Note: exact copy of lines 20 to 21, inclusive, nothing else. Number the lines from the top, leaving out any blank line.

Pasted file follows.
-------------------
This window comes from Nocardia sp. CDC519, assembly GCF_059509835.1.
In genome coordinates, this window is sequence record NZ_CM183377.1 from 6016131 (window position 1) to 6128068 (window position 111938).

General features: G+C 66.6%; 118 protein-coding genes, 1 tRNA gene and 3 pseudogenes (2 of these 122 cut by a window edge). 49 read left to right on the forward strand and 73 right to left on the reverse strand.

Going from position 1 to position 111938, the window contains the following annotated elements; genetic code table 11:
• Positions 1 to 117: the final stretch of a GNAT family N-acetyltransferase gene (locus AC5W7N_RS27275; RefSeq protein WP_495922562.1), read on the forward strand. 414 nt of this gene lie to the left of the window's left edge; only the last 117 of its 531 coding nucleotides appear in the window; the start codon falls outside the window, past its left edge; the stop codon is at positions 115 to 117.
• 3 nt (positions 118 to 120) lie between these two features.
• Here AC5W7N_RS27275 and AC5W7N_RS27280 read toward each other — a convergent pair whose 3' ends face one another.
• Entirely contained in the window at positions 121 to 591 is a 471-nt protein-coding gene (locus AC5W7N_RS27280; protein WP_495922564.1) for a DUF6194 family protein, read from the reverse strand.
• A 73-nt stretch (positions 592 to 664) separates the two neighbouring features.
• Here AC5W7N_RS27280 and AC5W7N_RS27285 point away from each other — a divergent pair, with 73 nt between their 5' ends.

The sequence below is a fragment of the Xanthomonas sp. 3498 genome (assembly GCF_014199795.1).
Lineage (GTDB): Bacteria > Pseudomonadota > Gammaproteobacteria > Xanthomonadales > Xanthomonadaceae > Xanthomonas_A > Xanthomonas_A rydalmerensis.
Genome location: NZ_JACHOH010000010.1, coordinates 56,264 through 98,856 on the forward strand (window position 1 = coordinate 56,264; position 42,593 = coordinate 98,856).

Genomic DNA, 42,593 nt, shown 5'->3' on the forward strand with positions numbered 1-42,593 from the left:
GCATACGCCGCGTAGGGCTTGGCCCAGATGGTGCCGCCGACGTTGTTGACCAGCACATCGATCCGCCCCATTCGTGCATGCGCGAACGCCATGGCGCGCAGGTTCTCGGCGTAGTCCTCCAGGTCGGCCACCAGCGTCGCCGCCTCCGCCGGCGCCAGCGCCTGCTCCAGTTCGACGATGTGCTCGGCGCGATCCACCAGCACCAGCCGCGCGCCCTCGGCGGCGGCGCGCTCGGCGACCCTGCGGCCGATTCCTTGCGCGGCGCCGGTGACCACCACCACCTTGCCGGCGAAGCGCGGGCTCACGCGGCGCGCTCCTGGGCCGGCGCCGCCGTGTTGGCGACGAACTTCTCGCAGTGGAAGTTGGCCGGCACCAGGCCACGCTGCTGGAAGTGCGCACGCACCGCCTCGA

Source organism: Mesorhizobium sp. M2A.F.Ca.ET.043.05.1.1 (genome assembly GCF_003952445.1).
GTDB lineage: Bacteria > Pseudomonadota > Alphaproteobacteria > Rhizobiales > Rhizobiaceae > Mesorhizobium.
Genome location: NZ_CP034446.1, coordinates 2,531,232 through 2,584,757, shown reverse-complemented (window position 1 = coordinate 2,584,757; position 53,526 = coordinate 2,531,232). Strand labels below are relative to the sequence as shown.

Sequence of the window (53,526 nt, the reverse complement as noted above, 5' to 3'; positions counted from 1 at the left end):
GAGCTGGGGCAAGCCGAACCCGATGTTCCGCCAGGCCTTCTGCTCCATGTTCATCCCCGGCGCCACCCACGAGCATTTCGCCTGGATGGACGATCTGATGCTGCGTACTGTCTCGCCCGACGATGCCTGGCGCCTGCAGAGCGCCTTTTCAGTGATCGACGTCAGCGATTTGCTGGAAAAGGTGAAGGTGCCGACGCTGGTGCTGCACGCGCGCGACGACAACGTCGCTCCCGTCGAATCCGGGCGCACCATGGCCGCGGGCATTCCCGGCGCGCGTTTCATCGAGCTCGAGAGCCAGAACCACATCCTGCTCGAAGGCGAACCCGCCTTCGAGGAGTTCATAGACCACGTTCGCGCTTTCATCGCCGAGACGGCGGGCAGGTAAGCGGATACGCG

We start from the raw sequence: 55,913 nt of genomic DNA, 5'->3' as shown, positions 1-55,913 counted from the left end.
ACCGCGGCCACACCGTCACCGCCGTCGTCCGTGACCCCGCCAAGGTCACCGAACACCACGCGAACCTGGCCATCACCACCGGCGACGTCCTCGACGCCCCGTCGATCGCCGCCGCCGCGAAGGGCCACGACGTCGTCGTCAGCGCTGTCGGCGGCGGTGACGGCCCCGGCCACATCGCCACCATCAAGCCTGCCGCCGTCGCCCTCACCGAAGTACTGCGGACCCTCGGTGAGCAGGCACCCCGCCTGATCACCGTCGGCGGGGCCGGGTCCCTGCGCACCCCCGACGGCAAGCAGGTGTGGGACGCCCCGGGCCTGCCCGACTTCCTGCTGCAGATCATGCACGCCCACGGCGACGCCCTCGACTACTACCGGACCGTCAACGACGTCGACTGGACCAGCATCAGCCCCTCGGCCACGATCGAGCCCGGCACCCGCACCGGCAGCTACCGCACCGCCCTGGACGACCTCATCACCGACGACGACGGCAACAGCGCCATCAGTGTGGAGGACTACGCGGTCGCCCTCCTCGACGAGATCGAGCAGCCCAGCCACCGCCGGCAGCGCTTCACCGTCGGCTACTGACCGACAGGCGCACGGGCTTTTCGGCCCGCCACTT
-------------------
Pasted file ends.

GAGCTGGGGCAAGCCGAACCCGATGTTCCGCCAGGCCTTCTGCTCCATGTTCATCCCCGGCGCCACCCACGAGCATTTCGCCTGGATGGACGATCTGATGCTGCGTACTGTCTCGCCCGACGATGCCTGGCGCCTGCAGAGCGCCTTTTCAGTGATCGACGTCAGCGATTTGCTGGAAAAGGTGAAGGTGCCGACGCTGGTGCTGCACGCGCGCGACGACAACGTCGCTCCCGTCGAATCCGGGCGCACCATGGCCGCGGGCATTCCCGGCGCGCGTTTCATCGAGCTCGAGAGCCAGAACCACATCCTGCTCGAAGGCGAACCCGCCTTCGAGGAGTTCATAGACCACGTTCGCGCTTTCATCGCCGAGACGGCGGGCAGGTAAGCGGATACGCG

We start from the raw sequence: 55,913 nt of genomic DNA, 5'->3' as shown, positions 1-55,913 counted from the left end.